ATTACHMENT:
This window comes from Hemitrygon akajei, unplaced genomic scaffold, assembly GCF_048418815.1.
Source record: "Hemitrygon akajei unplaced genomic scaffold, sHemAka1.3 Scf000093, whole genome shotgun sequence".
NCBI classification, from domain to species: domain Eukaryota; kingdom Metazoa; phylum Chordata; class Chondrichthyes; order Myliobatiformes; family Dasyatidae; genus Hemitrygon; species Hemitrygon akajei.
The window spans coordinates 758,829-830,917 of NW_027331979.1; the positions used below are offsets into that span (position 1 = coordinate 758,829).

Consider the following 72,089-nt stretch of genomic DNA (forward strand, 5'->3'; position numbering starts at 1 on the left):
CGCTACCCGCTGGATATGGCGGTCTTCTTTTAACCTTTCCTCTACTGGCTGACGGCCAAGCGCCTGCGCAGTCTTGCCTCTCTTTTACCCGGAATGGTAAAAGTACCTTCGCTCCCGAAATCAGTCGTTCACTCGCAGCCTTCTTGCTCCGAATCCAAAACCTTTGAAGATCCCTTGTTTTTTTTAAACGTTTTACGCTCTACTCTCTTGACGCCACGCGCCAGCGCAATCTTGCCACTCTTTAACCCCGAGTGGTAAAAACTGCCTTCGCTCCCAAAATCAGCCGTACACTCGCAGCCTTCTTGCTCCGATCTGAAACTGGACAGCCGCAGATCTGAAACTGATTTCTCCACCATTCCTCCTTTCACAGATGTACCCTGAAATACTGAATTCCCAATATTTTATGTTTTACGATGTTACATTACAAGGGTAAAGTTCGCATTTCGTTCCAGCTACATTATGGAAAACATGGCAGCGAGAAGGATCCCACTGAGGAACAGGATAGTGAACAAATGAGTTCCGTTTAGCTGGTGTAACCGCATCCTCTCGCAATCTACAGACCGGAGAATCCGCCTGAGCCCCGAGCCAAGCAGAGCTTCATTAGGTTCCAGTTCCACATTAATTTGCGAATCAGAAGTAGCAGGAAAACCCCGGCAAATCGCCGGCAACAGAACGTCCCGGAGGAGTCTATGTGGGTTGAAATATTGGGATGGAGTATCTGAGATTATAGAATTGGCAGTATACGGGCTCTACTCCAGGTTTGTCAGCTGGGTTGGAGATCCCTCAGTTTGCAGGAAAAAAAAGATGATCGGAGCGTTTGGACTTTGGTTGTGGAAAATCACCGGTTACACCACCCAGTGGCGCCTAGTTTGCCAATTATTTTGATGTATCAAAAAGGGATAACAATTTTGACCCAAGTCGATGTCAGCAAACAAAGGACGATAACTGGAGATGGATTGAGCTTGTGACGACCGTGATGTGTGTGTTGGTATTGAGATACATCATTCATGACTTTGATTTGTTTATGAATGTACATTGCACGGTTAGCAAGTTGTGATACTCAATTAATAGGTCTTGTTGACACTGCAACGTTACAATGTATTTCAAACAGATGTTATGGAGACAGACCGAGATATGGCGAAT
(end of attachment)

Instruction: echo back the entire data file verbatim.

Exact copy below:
This window comes from Hemitrygon akajei, unplaced genomic scaffold, assembly GCF_048418815.1.
Source record: "Hemitrygon akajei unplaced genomic scaffold, sHemAka1.3 Scf000093, whole genome shotgun sequence".
NCBI classification, from domain to species: domain Eukaryota; kingdom Metazoa; phylum Chordata; class Chondrichthyes; order Myliobatiformes; family Dasyatidae; genus Hemitrygon; species Hemitrygon akajei.
The window spans coordinates 758,829-830,917 of NW_027331979.1; the positions used below are offsets into that span (position 1 = coordinate 758,829).

Consider the following 72,089-nt stretch of genomic DNA (forward strand, 5'->3'; position numbering starts at 1 on the left):
CGCTACCCGCTGGATATGGCGGTCTTCTTTTAACCTTTCCTCTACTGGCTGACGGCCAAGCGCCTGCGCAGTCTTGCCTCTCTTTTACCCGGAATGGTAAAAGTACCTTCGCTCCCGAAATCAGTCGTTCACTCGCAGCCTTCTTGCTCCGAATCCAAAACCTTTGAAGATCCCTTGTTTTTTTTAAACGTTTTACGCTCTACTCTCTTGACGCCACGCGCCAGCGCAATCTTGCCACTCTTTAACCCCGAGTGGTAAAAACTGCCTTCGCTCCCAAAATCAGCCGTACACTCGCAGCCTTCTTGCTCCGATCTGAAACTGGACAGCCGCAGATCTGAAACTGATTTCTCCACCATTCCTCCTTTCACAGATGTACCCTGAAATACTGAATTCCCAATATTTTATGTTTTACGATGTTACATTACAAGGGTAAAGTTCGCATTTCGTTCCAGCTACATTATGGAAAACATGGCAGCGAGAAGGATCCCACTGAGGAACAGGATAGTGAACAAATGAGTTCCGTTTAGCTGGTGTAACCGCATCCTCTCGCAATCTACAGACCGGAGAATCCGCCTGAGCCCCGAGCCAAGCAGAGCTTCATTAGGTTCCAGTTCCACATTAATTTGCGAATCAGAAGTAGCAGGAAAACCCCGGCAAATCGCCGGCAACAGAACGTCCCGGAGGAGTCTATGTGGGTTGAAATATTGGGATGGAGTATCTGAGATTATAGAATTGGCAGTATACGGGCTCTACTCCAGGTTTGTCAGCTGGGTTGGAGATCCCTCAGTTTGCAGGAAAAAAAAGATGATCGGAGCGTTTGGACTTTGGTTGTGGAAAATCACCGGTTACACCACCCAGTGGCGCCTAGTTTGCCAATTATTTTGATGTATCAAAAAGGGATAACAATTTTGACCCAAGTCGATGTCAGCAAACAAAGGACGATAACTGGAGATGGATTGAGCTTGTGACGACCGTGATGTGTGTGTTGGTATTGAGATACATCATTCATGACTTTGATTTGTTTATGAATGTACATTGCACGGTTAGCAAGTTGTGATACTCAATTAATAGGTCTTGTTGACACTGCAACGTTACAATGTATTTCAAACAGATGTTATGGAGACAGACCGAGATATGGCGAAT